Works Cited

Behar, Ruth. 1996. The Vulnerable Observer: Anthropology That Breaks Your Heart. Boston: Beacon Press.

Kittay, Eva. 2009. “Ideal theory bioethics and the exclusion of people with severe cognitive disabilities.” In Naturalized Bioethics: Toward Responsible Knowing and Practice, edited by H. Lindemann, 218 – 37. Cambridge.

O’Connell, Karen. 2005. “The devouring: Genetics, abjection, and the limits of Law.” In Ethics of the Body: Postconventional Challenges, edited by Margrit Shildrick and Roxanne Mykitiuk, 217 – 34. MIT. 

Chelsea is a Research Assistant at The Hastings Center. She graduated with highest distinction from the University of Virginia, where she received a B.A. in political and social thought and anthropology with a minor in bioethics. Her research interests include medical and legal anthropology, political and social theory, bioethics, and contemporary feminist thought. 

Wednesday, September 3, 2014

The Daniel Callahan Young Writer's Prize

Prize Summary 
This post is pleased to announce a new award, The Daniel Callahan Young Writer's Prize, sponsored by Daniel Callahan. Submissions will take the form of essays on a bioethics topic that are written as blog posts, designed for this blog, Bioethx Under 25. From all submissions, a group of finalists will be chosen and then an expert panel of bioethicists, including Daniel Callahan, will read the finalists' essays and award one prize amounting to $500. 

All submissions will be considered for publication on the blog and eligibility to be a finalist or receive the prize is dependent on willingness to edit and revise the essay for publication. Submissions will be judged anonymously. Please see guidelines below for further information. 

Prize Submission Guidelines
Essays must be 500-1000 words and original submissions to Bioethx Under 25 i.e. never posted before on the blog. 
- Essays must conform to all other submission guidelines for the Bioethx Under 25 blog and thus, be clearly related to bioethics and be written in an accessible manner. Please refer to the blog's About Page for more information. 
- Essays will be accepted from September 10th, 2014 to November 15th, 2014
- Any writer who is also a student in high school, college, or a graduate program is eligible to submit. Any writer who is not a student is eligible so long as he/she has not completed a PhD and/or worked more than 5 years in the bioethics field with a terminal degree (e.g. JD or MD). So long as the other guidelines have been met there is no age limitation or requirement for submission. 
- Writers are not eligible if they currently or have previously worked full time for The Hastings Center or Daniel Callahan. Anyone affiliated with Bioethx Under 25 in an editing capacity is also ineligible.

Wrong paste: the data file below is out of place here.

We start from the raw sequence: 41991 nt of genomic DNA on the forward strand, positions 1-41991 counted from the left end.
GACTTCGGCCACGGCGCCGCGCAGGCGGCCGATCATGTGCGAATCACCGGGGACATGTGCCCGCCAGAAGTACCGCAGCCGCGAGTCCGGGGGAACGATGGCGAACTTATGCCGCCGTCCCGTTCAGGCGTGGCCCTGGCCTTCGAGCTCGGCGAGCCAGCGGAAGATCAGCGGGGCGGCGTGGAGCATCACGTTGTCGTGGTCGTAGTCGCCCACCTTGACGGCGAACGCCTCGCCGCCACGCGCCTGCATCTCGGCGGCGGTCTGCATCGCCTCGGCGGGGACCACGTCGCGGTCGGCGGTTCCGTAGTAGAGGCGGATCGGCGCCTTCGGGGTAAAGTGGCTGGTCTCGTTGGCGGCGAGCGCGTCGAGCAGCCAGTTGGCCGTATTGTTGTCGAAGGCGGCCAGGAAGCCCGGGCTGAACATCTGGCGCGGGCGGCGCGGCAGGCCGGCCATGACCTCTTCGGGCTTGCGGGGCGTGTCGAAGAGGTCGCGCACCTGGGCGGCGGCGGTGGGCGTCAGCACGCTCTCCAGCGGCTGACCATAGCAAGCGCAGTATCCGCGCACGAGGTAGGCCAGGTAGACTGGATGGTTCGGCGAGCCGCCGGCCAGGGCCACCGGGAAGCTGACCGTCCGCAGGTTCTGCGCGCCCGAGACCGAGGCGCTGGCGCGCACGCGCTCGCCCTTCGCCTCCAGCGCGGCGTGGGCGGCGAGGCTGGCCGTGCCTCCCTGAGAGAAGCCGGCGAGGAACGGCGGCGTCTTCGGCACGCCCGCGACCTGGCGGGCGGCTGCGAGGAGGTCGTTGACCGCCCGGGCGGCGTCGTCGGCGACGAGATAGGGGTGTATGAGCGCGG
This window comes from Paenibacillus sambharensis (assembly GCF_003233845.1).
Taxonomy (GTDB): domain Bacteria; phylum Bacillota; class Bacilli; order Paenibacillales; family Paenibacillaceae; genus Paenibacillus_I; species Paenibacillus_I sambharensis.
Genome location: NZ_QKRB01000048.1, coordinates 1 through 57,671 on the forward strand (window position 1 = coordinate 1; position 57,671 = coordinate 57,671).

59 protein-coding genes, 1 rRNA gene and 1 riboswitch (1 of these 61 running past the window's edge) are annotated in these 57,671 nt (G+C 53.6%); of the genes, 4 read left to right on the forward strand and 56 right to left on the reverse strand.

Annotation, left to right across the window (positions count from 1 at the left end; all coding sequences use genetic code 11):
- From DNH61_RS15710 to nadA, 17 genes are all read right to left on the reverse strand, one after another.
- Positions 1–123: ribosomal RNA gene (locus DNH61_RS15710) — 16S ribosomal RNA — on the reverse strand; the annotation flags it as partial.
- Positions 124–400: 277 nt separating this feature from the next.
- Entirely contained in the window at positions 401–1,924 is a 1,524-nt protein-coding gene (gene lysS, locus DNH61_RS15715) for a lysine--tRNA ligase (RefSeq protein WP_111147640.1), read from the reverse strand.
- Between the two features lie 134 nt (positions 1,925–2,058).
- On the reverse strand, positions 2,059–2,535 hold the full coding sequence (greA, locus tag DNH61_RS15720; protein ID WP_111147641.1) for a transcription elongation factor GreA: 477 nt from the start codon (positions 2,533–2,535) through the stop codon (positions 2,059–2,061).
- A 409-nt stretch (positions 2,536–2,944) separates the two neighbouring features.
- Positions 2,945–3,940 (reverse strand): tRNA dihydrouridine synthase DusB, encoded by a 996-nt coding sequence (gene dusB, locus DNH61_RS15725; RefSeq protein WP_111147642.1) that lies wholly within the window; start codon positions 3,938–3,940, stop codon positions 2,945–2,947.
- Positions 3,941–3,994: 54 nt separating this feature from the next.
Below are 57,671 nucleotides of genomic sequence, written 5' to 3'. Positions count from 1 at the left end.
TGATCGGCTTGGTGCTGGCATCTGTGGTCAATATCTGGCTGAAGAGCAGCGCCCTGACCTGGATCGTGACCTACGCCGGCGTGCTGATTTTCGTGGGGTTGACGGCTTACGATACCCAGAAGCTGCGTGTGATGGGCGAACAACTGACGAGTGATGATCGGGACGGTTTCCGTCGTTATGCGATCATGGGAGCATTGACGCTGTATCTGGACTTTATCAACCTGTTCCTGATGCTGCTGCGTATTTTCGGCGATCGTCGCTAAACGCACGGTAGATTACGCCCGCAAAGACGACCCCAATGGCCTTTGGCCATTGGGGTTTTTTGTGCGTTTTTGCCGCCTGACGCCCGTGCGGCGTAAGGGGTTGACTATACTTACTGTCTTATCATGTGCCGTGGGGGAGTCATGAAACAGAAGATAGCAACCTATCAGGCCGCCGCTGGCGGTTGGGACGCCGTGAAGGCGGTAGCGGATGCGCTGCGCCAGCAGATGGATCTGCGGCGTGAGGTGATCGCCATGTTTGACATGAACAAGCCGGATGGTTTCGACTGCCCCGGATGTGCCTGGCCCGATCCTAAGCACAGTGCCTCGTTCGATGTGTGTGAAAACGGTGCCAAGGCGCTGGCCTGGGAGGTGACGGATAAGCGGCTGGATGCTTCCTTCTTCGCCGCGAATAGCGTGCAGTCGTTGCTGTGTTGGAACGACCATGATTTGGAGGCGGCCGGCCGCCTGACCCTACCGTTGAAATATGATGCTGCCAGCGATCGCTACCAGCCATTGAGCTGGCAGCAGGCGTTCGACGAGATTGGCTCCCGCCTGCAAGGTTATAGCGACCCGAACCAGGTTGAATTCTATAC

To submit, please email with your essay attached in word format. In the body of the email please indicate that you are submitting for The Daniel Callahan Young Writers Prize and include your name, phone number, email address, current occupation and place of occupation (if a student, then your school, potential degree, and expected graduation year), and your highest degree attained with the school and year. 
- For any questions please email or comment below. 

About Daniel Callahan

Daniel Callahan is Senior Research Scholar and President Emeritus of The Hastings Center. He was its cofounder in 1969 and served as Director and President between 1969 and 1996.  Over the years his research and writing have covered a wide range of issues, from the beginning until the end of life. In recent years, he has focused his attention on ethics and health policy.

He has served as a Senior Lecturer at the Harvard Medical School and is now a Senior Scholar at Yale. He received his B.A. from Yale and a PhD in philosophy from Harvard. He has honorary degrees from the Charles University, Prague, the Czech Republic, the University of Colorado, Williams College, Oregon State University, the State University of New York and the University of Medicine and Dentistry of New Jersey.
Callahan is an elected member of the Institute of Medicine, National Academy of Sciences; a former member of the Director’s Advisory Committee, the Center for Disease Control and Prevention, and of the Advisory Council, Office of Scientific Responsibility, Department of Health and Human Services. He won the 1996 Freedom and Scientific Responsibility Award of the American Association for the Advancement of Science. He is the editor or author of 47 books.